‘Readings in Nonviolence’ features extracts from our favourite books, pamphlets, articles or other material on nonviolence, or reviews of important works in the field (suggestions welcome).
A case where nonviolence has worked in 2007
A 2008 Ekta Parishad (Gandhian organisation) calendar came to our home mid December. What a powerful cover and with such bright and lively colours it is!
A warm feeling came at first glance and when going through it seemed so relevant and connected to what we had been doing as INNATE during the year. Promoting International Nonviolence day and debating on the ways it can be sometimes make to work. As it links so directly with the debate we had with Suman Aggarwal and Tony Kempster in November, decided to share it with our readers. Here goes the cover page that explain this study case and says where we people there are at now.
Janadesh: The People's verdict http://www.janadesh.net
In a country that more than one billion people call home, 25,000 may not seem like a very large number, but for years this seemingly small group worked together for something that could change the lives of millions of India's poor; the lives of those for whom "development" has meant suffering and "progress" has meant injustice. When we hear of India, we hear only of its leaps and bounds towards progress: its growing industries, its open markets and its steadily growing middle class. What we don't hear about are the people who pay for these changes with their land. They pay with their homes and their livelihoods and sometimes with their lives.
On October 2nd, 2007, twenty-five thousand people representing communities from all over India gathered in Gwalior, Madhya Pradesh to begin what proved to be the largest non-violent movement for land reform in the country's history. Its commencement marked the United Nations' International Day of Non-Violence and the birthday of Mahatma Gandhi. Janadesh, or "the People's Verdict", was the result of years of protest falling on deaf ears. The requests of the people were simple and fair: a National Land Authority must be established to clearly identify land for redistribution; a Fast Track Court system has to be available to settle land claims; and a Single Window system is necessary for the landless people of India to be able to settle land issues without having to travel long distances, wasting what little time and money they have.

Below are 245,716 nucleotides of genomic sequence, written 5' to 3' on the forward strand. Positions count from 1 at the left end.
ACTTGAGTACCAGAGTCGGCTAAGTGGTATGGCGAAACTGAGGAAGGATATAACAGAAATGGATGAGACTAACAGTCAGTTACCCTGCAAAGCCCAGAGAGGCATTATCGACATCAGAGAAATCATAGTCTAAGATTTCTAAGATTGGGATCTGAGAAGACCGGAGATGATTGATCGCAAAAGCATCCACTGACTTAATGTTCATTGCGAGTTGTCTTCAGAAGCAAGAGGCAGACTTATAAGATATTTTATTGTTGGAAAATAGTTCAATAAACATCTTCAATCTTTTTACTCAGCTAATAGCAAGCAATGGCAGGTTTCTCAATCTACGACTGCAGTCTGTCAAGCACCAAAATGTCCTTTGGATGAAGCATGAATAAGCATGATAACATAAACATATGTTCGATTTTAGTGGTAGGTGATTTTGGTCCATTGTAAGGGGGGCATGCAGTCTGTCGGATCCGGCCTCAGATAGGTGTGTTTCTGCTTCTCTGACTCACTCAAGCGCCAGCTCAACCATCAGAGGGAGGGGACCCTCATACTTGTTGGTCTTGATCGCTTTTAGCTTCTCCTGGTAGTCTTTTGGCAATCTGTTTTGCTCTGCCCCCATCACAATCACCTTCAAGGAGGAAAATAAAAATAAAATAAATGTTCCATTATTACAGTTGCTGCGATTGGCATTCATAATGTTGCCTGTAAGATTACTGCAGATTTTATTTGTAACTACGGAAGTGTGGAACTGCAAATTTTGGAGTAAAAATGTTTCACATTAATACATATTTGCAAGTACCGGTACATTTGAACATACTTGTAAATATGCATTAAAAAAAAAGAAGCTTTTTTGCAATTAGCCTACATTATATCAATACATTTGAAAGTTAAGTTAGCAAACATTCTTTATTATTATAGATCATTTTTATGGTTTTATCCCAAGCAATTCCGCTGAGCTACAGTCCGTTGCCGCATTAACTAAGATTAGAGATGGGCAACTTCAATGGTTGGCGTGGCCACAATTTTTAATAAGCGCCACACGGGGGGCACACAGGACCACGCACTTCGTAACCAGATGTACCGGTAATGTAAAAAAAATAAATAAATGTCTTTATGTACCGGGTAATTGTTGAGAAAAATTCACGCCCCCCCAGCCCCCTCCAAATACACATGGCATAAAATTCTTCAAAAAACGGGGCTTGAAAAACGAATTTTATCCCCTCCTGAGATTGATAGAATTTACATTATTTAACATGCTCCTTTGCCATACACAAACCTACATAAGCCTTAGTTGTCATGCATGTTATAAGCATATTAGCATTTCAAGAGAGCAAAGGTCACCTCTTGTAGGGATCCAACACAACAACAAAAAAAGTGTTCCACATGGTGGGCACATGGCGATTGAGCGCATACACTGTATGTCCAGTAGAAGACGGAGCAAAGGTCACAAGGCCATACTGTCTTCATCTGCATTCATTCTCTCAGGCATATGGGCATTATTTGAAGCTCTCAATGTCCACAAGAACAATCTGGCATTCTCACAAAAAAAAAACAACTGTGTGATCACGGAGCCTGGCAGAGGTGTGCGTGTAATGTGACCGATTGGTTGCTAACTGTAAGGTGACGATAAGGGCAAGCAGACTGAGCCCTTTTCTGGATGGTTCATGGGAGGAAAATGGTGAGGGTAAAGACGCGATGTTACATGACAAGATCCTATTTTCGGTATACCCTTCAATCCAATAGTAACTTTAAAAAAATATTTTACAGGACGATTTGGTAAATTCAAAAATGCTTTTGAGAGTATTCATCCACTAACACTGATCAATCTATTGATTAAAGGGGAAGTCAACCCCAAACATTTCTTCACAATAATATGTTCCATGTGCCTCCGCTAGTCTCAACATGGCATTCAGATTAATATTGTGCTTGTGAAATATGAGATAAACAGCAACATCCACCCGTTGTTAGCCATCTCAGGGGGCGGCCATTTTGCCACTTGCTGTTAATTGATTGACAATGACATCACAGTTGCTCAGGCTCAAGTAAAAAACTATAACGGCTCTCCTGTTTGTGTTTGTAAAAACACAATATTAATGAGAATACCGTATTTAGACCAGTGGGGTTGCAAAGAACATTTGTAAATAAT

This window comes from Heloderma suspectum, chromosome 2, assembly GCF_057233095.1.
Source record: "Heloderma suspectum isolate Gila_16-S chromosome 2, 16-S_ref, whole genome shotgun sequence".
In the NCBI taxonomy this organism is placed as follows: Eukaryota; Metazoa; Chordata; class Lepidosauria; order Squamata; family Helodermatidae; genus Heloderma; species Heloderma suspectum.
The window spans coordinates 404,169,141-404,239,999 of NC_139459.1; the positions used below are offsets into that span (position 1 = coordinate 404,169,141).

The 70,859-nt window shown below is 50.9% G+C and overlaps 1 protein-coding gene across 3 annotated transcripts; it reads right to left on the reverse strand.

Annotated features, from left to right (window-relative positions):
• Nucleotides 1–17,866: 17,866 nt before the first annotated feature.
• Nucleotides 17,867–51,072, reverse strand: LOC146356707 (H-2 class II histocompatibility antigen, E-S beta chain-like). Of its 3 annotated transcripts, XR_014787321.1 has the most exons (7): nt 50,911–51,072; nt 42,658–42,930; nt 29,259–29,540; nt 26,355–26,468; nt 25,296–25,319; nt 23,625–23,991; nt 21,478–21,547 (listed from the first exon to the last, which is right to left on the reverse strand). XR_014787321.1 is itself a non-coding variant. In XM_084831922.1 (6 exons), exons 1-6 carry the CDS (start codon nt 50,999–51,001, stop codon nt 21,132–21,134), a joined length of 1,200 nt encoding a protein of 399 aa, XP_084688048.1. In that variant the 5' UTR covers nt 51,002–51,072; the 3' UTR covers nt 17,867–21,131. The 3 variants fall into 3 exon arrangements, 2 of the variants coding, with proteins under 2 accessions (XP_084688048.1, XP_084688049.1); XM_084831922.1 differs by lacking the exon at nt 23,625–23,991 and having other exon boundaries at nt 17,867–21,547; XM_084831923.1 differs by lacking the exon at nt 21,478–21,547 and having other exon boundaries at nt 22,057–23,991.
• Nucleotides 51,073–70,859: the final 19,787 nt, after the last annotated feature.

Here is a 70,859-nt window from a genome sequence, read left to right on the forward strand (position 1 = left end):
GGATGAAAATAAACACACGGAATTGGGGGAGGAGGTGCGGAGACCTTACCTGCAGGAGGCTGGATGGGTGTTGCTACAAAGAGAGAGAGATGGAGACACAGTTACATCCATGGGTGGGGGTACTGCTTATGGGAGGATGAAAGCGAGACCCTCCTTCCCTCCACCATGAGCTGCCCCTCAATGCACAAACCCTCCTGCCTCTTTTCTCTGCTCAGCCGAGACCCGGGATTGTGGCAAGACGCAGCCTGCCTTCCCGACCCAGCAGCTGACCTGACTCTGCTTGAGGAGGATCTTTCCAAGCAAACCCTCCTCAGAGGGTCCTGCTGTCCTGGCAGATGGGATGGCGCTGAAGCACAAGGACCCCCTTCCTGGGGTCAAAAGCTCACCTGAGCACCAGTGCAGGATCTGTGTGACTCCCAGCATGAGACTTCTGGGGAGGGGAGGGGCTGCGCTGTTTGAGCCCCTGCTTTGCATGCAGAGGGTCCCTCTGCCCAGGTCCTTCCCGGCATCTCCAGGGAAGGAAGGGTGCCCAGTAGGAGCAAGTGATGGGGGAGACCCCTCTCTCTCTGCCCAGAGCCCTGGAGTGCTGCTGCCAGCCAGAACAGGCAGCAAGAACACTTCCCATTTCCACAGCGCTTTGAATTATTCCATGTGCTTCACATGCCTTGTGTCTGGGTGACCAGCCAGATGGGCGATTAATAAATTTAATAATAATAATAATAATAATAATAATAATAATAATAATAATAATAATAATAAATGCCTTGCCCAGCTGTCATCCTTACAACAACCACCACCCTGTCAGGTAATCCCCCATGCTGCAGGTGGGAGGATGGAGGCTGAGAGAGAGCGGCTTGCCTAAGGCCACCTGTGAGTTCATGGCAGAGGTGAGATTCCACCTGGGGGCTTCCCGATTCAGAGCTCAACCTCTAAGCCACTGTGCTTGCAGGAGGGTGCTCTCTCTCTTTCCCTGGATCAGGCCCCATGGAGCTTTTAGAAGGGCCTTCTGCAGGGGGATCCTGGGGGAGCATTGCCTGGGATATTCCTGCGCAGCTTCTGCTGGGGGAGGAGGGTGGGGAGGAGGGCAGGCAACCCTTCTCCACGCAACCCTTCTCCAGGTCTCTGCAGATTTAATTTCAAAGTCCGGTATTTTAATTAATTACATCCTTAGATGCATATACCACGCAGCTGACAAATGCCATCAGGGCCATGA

To witness communities united in a display of non-violent civil disobedience evoked memories of the satagrahis of Gandhi that inspired civil rights movements throughout the world. On October 29th, 2007 the Satagrahis of Janadesh were finally given the answer they had walked so far to get. The government of India was ready to establish a National Land Reforms Committee with 50% of the new committee's members coming from social and civil society organisations involved in the land rights movement. The news was met with cries of "Jai Janadesh!" and the crowd sang and danced in celebration through the night. The success of this historical display of non-violent action gives us all a reason to celebrate, but we must remember that the struggle is not over. The promises made on October 29th must be followed through and we all must be prepared to continue in this struggle for justice for the people.
Each month in the calendar brings a powerful note of people known to be devoted to promote change by means of nonviolence. Let's take just 4.
January: " Washing one's hands of the conflict between the powerful and powerless means to side with the powerful, not to be neutral." Brazilian educationalist Paulo Freire
April: "The pursuit of peace and progress, with its trials and its setbacks, can never be relaxed and never abandoned". Dag Hammarskjold
September: "Nonviolence is not a weapon of the weak. It is a weapon of the strongest and bravest". Mahatma Gandhi.
October: "The more we sweat in peace, the less we bleed in war" Vijaya Lakshmi Pandit
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